Water scarcity is one of the most serious challenges that human beings face, and the demand for clean water will continuously increase as populations grow. Creating potable water from saline water is an important way to meet global freshwater demands. However, current desalination techniques require high energy consumption and a large scale to be efficient, restricting their utilization in remote and underdeveloped areas. These constraints motivate the development of sustainable water treatment methods that can be used with less energy input, in small modular configurations, and in off-grid water treatment systems. As an abundant and renewable energy source, sunlight has been considered for water treatment. However, due to its broadband spectrum and relatively low irradiation per unit area, harvesting solar energy efficiently poses challenges. To address these challenges, this dissertation has three objectives. The first is to advance solar-based desalination by engineering nanomaterials to more efficiently harvest sunlight. The second is to investigate the photo-induced transformation of nanomaterials to better understand their long-term reliability during solar-based desalination processes. The third objective is to design innovative desalination modules with improved performance for maximizing solar-based clean water generation.Photothermal evaporation (PE) is an emerging solar desalination technique that uses interfacial heating from incident sunlight to achieve efficient evaporation. Ideally, the photothermal materials in a photothermal evaporator will efficiently convert incident sunlight to heat, be scalably synthesized, and be environmentally benign. Pursuing the first objective of this dissertation, after considering several photothermal materials, we focused on chemically exfoliated (ce) MoS2, one type of two-dimensional (2D) transition metal dichalcogenides (TMD). Here, we demonstrated that MoS2 can be a promising photothermal material that meets all the requirements for a photothermal evaporator to create fresh water. Notably, the phase transition of MoS2 from 2H (trigonal prismatic coordination) to 1T (octahedral coordination) during the exfoliation process enhanced the light absorption of the ce-MoS2, generating heat more effectively. Owing to the efficient photothermal conversion of ce-MoS2 nanosheets and to heat localization from using bacterial nanocellulose foam as a support, high solar evaporation efficiencies were achieved. In addition, the cytotoxicity of ce-MoS2 nanosheets was lower than that of graphene oxide (GO) nanosheets with a similar size, a commonly suggested material for solar thermal evaporation, which can alleviate a potential environmental risk. The second objective of this dissertation recognizes that the distinctive properties of 2D nanomaterials suggest their use in photo-enabled water treatment. Because 2D nanomaterials undergo different physicochemical processes under sunlight irradiation, understanding their photostability and photo-induced transformation is important to determining their reliability and longevity in photothermal desalination. To elucidate their photostability, we selected MoS2, a promising 2D nanomaterial for photothermal desalination, and investigated the effects of its nanostructures and water’s ionic contents on its photostability. Particularly, because the band structure and electrical properties of MoS2 nanosheets depend on their thickness, we investigated the thickness-dependent dissolution of 18 nm thick, 46 nm thick, and bulk MoS2. Under simulated sunlight irradiation, MoS2 dissolution was accelerated, the Mo6+ composition increased, and the solution pH decreased. These results suggested that light exposure promoted the oxidation of MoS2, causing faster dissolution. Importantly, 18 nm thick MoS2 exhibited faster dissolution than either 46 nm or bulk MoS2, driven by the superoxide radical (O2•−) generation promoted by its relative thinness. In addition, photo- and non-photo induced redox pathways, driven by MoS2 nanosheets, can facilitate redox cycling of ferric/ferrous ions. Because iron ions are common in natural water and widely used in Fe-catalyzed water treatment, the effects of aqueous iron on MoS2’s photostability deserve careful consideration. In this regard, we investigated the effects of aqueous iron on the morphologies, chemical compositions, and photocatalytic activities of MoS2 nanosheets. Light exposure and the presence of iron ions synergistically accelerated MoS2 oxidative dissolution through photo-Fenton reactions. Moreover, circular-shaped nanopits were observed to form on the basal planes of MoS2 nanosheets during their dissolution, and we demonstrated that the pits’ formation was mainly caused by the photocatalytic activity of the MoS2 nanosheet. Because of the severe oxidation driven by photo-Fenton reactions, the photocatalytic performance of a 1hr-reacted MoS2 nanosheet decreased by ~37 % compared to that of pristine MoS2. These findings provided important information on the effects of nanostructures and water constituents on 2D nanomaterials’ photostability and the alteration of their photochemical activity, which will be helpful in predicting their long-term reliability in photothermal desalination. In pursuing the dissertation’s third objective, we examined photothermal membrane distillation (PMD), which combines interfacial heating by photothermal conversion with membrane distillation. PMD efficiently utilizes photothermally generated heat to produce clean water. Because PE is challenged to efficiently collect the vaporized water, PMD appears as a sustainable and superior alternative solar desalination technique for producing drinking water However, despite their efficient vapor collection, most PMD designs suffer from relatively low solar efficiency because of the large fractional heat loss to the surroundings. To improve the performance of PMD, we designed a multi-layer stacked membrane module with an optimized module airgap thickness, which can maximize latent heat recovery and reduce conductive heat loss. With an efficient photothermal membrane, an optimized airgap (2 mm), and four stacked heat recovery layers, we achieved 105 % solar efficiency (1.17 kg/m2/hr), the result of heat re-use. Owing to thermal bridging between condensed produced water and the photothermal membrane, in many cases, PMD is often not conducted with the theoretically optimum airgap thickness, reducing its performance. To maintain a thin airgap in a PMD module without thermal bridging, super-hydrophilic aluminum (Al) plates were employed in our new module. The thin airgap in the module provided low resistance to vapor transfer, and a super-hydrophilic Al plate provided facile water transport. The combination increased the solar efficiency by ~12 % and shortened the induction time for a producing purified water by 41%. In comparison to a direct contact membrane distillation (DCMD) configuration, the PMD module a super-hydrophilic plate and an optimized airgap membrane distillation (AMD) configuration exhibited ~34% higher solar efficiency. This dissertation provides useful guidelines for advancing solar-based water treatment through engineering nanomaterials, understanding their photo-induced transformation, and designing and engineering the components and configuration of modules for maximizing the use of sunlight. In particular, the findings of this research offer an in-depth understanding of how the crystal phase and structure of nanomaterials and the aquatic chemistry influence their photochemical properties and photostability in aqueous media. It also provides insights into the importance of thermal engineering and heat recovery in solar-based desalination, advancing it as a sustainable and off-grid desalination technique.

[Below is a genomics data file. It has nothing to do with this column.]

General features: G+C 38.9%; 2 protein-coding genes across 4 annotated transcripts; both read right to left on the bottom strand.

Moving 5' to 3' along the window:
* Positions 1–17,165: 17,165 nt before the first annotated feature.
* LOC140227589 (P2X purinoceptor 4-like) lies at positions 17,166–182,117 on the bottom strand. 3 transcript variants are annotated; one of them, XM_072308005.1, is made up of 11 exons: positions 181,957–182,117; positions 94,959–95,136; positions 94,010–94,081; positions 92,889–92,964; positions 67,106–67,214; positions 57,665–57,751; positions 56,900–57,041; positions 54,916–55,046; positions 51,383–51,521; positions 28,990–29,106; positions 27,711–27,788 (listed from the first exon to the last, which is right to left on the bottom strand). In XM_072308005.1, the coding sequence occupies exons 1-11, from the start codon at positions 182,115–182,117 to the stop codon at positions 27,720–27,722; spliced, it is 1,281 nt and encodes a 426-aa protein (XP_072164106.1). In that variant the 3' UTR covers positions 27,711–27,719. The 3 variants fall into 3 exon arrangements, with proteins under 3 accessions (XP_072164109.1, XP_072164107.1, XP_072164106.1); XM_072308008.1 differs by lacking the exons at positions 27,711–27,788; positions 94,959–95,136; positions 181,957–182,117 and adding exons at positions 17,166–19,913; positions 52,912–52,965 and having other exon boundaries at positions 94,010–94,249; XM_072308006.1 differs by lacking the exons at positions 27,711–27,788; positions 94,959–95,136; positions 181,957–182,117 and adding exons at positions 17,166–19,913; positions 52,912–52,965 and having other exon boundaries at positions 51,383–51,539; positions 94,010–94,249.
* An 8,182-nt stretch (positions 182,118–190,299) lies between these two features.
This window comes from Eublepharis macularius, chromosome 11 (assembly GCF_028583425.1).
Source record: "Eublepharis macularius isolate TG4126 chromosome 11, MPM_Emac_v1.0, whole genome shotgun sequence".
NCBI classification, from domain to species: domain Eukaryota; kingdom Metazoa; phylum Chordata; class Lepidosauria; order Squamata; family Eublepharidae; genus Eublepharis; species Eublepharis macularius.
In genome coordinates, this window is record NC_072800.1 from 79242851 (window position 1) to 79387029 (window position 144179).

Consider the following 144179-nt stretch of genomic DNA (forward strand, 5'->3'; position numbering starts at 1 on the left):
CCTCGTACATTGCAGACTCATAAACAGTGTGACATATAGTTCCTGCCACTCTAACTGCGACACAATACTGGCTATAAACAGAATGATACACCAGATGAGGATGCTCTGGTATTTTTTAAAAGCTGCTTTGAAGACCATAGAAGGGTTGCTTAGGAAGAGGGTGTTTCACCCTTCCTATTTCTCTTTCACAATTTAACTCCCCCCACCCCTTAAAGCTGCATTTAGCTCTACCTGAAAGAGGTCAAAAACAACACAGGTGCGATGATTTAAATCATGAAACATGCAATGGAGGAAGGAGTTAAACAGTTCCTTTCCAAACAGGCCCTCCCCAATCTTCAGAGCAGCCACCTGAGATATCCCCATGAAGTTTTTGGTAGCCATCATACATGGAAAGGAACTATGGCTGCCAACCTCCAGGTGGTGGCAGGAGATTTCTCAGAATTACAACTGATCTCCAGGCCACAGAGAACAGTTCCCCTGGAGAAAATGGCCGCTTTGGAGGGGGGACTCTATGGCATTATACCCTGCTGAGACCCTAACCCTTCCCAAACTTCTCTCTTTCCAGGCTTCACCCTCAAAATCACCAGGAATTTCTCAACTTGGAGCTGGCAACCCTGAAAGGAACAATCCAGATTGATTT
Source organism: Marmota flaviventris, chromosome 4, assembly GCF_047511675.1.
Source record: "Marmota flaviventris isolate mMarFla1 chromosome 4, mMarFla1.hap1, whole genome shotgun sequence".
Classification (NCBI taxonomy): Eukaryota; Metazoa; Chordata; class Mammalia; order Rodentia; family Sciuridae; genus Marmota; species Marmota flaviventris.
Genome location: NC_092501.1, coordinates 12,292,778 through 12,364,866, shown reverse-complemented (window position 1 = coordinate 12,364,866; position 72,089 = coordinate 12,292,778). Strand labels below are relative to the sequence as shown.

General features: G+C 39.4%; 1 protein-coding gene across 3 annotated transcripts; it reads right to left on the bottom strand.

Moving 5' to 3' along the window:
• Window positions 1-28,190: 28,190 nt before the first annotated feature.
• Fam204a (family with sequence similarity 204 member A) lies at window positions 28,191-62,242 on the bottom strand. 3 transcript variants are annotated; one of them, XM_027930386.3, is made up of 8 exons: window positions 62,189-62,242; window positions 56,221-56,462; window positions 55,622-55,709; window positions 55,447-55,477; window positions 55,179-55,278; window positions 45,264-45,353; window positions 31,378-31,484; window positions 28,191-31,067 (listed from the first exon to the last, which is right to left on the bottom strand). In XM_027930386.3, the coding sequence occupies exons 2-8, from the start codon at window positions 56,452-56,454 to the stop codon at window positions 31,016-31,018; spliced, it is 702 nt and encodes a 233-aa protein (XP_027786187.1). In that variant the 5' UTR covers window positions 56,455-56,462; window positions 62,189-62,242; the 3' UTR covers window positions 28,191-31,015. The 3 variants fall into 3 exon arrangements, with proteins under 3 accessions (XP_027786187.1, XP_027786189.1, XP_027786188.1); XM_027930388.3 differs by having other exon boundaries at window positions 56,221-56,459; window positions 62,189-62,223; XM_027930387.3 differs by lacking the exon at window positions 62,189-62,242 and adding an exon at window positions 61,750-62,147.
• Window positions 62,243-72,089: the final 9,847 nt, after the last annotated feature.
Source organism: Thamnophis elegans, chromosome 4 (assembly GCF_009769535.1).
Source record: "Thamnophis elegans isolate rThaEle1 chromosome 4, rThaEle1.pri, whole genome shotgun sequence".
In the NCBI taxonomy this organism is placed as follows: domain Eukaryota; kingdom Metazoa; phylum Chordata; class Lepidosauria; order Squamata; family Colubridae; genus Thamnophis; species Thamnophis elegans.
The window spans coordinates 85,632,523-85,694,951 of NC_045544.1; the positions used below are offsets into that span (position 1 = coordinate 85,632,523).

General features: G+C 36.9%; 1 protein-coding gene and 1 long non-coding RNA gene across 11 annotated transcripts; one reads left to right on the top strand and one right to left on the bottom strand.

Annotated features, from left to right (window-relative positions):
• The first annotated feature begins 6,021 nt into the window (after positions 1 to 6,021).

English (en)


Young-Shin Y. Jun

Committee Members

Srikanth S. Singamaneni, Rohan R. Mishra, Kimberly K. Parker, Fangqiong F. Ling,

Available for download on Sunday, October 06, 2024